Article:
Source: Adapted from the MEA (2003).

In the case of stream flows, use values refer to the value of instream resources and services used by riparians for consumption or production purposes. They include tangible and intangible goods and services that are either currently used directly

(direct use values) or indirectly (indirect use values) or have a potential to provide future options of use values (option values). Direct use comprises consumptive

(leading to reduction in streamflow, e.g. irrigation and residential water) or non- consumptive uses (no reduction in sntreamflow, e.g. reacreational and cultural amenities). Indirect use values include regulatory and supportive services of intream

111

U n i i v e r r s i i t t y o f f

P r r e t t o r r i i a e t t d

– M a t t e t t e ,

,

M E (

( 2

0

0

6

)

) flows, where instream water is used as intermediate input for production of final goods and services to riparians (e.g. fish and wild vegetables). Option values comprise the value held by riparians for preserving the option to use instream services in future, either directly or indirectly, even though they may not currently be deriving any utility.

Riparians also hold value for knowing that some instream services exist (for cultural and religious reasons), even if they never use that resource directly. This kind of value is usually known as existence value, or bequest value where the resource is left to posterity. Utalitarian non-use values comprise the value that riparians hold for knowing that instream water exists, even if they never use it directly. The main difference between the utilitarian and ecocentric paradigms in this regard is that the former has no notion of intrinsic value and the latter has no notion of human utility.

6.4 Techniques for valuing stream flow services

Not all ecological services are traded in the market, especially in the case of intangible services like regulating, supporting and cultural services of stream flows.

Even in the case of traded services, like provisioning services where ecological products like medicinal plants and crafts grass are sold in the market, their prices are often distorted or incomplete due to various types of externalities like lack of property rights. Ecological resources do not have private ownership and as such may be referred to as common pool resources (Sterner, 2003). These type of resources are characterized by costly exclusion, and there is typically rivalry in use (Sterner, 2003).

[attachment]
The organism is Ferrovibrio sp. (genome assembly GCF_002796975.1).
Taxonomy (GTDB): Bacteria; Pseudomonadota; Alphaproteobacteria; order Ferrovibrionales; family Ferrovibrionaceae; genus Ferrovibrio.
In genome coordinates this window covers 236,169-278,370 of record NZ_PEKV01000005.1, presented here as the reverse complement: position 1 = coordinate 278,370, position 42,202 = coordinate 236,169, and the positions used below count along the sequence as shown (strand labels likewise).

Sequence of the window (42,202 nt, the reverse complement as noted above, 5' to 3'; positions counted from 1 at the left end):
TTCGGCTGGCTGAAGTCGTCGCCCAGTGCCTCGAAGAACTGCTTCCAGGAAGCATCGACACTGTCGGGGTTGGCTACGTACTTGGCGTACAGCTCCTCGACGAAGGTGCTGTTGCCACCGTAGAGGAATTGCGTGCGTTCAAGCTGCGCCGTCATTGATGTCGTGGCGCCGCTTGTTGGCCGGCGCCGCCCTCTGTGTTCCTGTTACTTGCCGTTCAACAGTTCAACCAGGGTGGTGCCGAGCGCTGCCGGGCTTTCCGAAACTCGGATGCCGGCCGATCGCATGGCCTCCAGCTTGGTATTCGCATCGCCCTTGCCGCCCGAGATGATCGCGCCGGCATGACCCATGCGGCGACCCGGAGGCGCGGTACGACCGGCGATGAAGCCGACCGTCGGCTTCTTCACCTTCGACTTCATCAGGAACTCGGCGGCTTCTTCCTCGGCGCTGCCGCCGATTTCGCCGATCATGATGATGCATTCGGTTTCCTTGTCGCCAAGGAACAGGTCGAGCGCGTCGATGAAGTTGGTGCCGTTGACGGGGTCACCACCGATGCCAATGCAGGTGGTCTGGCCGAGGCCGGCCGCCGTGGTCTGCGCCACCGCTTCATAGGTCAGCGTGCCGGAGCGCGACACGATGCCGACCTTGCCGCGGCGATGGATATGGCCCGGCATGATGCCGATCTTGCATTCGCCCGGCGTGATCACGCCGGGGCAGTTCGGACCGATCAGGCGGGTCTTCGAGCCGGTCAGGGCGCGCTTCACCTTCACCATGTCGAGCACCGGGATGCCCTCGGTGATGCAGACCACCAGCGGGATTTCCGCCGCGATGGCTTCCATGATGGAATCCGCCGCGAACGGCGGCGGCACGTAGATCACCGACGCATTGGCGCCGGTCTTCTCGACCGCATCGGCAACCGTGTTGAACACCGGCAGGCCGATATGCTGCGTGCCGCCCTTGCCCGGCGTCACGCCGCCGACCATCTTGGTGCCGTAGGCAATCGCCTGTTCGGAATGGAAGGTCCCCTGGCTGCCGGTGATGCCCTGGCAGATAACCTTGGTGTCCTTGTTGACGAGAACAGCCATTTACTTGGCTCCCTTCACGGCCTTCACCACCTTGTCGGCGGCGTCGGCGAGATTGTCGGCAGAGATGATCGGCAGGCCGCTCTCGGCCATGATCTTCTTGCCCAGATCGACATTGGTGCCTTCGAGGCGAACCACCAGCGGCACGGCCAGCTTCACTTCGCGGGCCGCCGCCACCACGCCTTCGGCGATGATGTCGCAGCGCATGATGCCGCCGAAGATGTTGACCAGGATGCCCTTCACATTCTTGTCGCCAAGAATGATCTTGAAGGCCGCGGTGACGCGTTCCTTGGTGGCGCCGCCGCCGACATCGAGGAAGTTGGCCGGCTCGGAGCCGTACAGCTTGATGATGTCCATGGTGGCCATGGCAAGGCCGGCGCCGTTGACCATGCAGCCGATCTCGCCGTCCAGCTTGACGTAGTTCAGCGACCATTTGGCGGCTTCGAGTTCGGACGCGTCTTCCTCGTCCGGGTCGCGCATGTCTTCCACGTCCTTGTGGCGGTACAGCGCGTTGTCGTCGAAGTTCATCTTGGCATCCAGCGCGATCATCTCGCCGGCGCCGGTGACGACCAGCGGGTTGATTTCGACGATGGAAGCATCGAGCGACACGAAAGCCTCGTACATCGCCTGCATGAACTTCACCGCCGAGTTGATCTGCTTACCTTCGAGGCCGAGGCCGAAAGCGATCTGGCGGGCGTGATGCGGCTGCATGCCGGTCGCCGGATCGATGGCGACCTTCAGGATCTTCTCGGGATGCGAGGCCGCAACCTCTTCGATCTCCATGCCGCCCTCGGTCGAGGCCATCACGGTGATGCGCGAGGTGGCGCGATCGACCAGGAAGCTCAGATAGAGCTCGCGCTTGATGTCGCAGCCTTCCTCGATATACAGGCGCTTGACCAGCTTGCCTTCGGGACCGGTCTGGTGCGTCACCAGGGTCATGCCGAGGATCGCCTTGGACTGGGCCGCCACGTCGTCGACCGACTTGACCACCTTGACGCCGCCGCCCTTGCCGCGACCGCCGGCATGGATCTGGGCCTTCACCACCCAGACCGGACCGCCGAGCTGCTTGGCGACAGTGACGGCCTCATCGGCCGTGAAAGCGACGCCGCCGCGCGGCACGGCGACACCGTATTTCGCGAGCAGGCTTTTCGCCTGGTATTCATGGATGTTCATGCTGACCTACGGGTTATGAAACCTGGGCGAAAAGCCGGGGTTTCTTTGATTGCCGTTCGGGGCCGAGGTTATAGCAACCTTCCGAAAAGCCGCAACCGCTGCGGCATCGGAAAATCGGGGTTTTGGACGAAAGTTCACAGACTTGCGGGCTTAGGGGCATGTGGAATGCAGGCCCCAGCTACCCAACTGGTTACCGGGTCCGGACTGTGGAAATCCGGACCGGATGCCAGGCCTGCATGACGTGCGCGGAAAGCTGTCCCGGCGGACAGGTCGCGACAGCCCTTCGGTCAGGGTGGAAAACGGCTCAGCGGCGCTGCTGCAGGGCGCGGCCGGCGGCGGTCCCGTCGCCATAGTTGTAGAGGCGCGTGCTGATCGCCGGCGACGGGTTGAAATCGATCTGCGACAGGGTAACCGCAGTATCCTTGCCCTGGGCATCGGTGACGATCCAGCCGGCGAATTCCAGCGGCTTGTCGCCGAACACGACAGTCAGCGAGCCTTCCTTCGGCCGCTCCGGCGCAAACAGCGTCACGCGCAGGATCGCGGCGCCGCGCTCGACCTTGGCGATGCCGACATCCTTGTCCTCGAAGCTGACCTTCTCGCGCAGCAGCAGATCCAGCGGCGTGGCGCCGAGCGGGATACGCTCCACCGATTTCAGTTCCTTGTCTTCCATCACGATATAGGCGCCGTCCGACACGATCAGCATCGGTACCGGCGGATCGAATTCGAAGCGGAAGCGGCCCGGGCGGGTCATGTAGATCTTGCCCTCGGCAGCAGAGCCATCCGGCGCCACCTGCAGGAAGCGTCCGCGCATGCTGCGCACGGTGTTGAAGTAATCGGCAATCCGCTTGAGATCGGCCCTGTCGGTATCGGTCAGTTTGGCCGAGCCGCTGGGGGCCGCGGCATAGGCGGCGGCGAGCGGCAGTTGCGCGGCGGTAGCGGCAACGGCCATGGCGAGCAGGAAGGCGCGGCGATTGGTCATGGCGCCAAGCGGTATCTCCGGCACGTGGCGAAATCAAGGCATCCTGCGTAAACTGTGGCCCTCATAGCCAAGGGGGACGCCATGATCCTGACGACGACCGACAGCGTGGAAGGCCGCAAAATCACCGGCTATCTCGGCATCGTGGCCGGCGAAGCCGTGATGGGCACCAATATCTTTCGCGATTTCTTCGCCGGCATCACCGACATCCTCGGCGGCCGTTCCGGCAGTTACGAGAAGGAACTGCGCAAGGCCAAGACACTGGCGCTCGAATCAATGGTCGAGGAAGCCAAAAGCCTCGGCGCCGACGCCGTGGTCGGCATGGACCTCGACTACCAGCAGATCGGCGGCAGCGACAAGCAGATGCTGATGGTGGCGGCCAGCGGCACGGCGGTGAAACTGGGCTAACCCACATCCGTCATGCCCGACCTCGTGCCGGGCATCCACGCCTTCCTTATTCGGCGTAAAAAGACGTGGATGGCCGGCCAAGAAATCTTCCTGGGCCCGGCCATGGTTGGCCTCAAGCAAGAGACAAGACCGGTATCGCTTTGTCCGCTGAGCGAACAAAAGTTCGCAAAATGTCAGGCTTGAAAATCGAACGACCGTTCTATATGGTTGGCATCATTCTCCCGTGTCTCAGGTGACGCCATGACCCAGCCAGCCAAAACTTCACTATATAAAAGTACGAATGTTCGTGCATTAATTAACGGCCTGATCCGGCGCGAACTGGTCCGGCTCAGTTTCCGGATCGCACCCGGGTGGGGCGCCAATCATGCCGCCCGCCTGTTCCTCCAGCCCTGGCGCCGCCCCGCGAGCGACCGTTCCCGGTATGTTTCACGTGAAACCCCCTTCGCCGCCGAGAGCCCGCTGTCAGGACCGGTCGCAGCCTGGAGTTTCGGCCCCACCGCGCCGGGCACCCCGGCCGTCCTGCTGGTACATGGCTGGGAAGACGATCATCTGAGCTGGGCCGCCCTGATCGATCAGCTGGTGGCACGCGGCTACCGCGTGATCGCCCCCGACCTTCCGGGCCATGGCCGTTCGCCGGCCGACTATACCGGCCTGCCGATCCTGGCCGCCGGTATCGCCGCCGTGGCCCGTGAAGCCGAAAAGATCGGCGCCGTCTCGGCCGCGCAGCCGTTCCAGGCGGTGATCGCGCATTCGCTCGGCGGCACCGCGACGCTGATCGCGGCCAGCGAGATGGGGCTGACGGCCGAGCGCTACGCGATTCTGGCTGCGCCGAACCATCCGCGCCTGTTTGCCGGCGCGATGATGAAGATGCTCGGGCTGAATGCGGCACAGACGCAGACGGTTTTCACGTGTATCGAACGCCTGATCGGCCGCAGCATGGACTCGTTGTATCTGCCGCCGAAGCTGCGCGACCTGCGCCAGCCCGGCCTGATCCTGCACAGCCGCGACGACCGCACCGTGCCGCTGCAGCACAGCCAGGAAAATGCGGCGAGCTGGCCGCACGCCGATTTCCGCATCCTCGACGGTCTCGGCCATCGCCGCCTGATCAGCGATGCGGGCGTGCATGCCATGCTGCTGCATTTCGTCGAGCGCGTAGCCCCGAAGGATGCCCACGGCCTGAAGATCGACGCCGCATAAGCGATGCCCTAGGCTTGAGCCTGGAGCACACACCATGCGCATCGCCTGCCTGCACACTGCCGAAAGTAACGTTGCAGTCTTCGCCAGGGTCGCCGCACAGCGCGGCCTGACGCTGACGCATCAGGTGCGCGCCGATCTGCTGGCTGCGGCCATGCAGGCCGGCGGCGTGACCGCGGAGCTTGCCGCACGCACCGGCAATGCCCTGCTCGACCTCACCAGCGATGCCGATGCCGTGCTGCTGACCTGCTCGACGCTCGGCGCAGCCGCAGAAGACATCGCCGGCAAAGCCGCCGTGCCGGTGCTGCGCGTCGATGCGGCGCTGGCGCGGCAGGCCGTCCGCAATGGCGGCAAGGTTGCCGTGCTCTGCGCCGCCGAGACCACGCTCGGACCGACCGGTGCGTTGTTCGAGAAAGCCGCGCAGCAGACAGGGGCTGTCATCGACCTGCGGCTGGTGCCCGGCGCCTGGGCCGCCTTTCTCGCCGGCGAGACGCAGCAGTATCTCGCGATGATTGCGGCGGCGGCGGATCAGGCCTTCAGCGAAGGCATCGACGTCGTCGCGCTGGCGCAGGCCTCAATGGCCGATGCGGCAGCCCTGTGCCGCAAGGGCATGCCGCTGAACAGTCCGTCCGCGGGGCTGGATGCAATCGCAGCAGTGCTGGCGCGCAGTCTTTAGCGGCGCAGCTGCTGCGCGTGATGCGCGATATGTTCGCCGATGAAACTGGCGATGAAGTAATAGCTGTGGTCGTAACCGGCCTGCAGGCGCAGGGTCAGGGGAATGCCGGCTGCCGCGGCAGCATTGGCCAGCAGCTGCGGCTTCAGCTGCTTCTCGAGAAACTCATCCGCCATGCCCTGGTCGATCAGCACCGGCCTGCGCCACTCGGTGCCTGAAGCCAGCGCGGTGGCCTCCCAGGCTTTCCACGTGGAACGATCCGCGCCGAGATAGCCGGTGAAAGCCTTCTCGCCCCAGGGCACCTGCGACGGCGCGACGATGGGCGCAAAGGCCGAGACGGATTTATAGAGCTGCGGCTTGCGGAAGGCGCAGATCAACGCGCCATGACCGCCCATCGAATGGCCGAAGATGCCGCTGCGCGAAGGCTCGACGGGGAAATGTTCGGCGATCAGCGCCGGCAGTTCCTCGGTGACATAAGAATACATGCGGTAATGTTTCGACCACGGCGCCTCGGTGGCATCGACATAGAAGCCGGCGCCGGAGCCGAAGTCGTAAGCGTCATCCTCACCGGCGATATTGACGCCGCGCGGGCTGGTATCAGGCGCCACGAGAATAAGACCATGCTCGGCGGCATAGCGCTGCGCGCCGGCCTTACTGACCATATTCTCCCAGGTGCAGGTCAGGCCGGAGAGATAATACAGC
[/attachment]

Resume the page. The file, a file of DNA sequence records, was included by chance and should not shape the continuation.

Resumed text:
The consequence of this externality is a divergence between private and social values as markets fail to capture and reflect the full social value of these services.

Unfortunately, SNA, which is the basis for decision making and policy design, is based on information of produced goods that are traded in the market. As a result the

112

U n i i v e r r s i i t t y o f f

P r r e t t o r r i i a e t t d

– M a t t e t t e ,

,

M E (

( 2

0

0

6

)

) information provided by SNA is deficient and can lead to misguided policies, especially in the case of water developments. Because of the failure of markets to determine values for non-marketed ecological services, there are two major classes of techniques for measuring the value on non-market goods identified by literature: i) Revealed preference approaches, and ii) Stated preference approaches (Kahn, 1998).

Table 6.1 below gives different techniques under each approach [details can be obtained from standard natural resource and environmental economics texts, e.g.

Freeman (1993), Dixon et al. (1994), Tieternberg (2000), Pearce and Turner (1990),

Kahn (1998), Russel (2001)].

TABLE 6.1: Methods for estimating Environmental Values

DIRECT

Direct Observed Direct Hypothetical

INDIRECT market markets Willingness-to-pay

Indirect Observed

Questions

Indirect Hypothetical

Travel ranking property voting referendum values

Source: Adapted from Freeman (1993).

Revealed preference approaches look at decisions people make regarding activities

113

U n i i v e r r s i i t t y o f f

P r r e t t o r r i i a e t t d

– M a t t e t t e ,

,

M E (

( 2

0

0

6

)

) that utilize or are affected by instream flow services, to reveal the value of the service.

As such, streamflow service values are inputed from behavior of indivisuals observed in markets. For tradable goods and services this behavior is depicted by the willingness-to-pay- or the demand-function. Therefore, values are derived from preferences revealed by consumers’ behavior, hence why the approach is also referred to as the ‘revealed preference’ approach. Since the choices are based on prices, the data reveal values directly in monetary units. For traded environmental goods and services, consumers have the opportunity to reveal their preferences for such a good compared to other substitutes or complementary commodities through their actual market choices, given relative prices and other economic factors.

However, many environmental systems’ services, like stream flow services, are not privately owned and not traded and hence their demand curves cannot be directly observed and measured. In some cases though, ecological resources, though not privately owned, are traded in the informal markets, e.g. medicinal plants, wild vegetables, thatch grass and fish. In such cases values are derived from ‘surrogate’ informal markets (Tietenberg, 2000; Pearce and Turner, 1990; Kahn, 1998; Russell,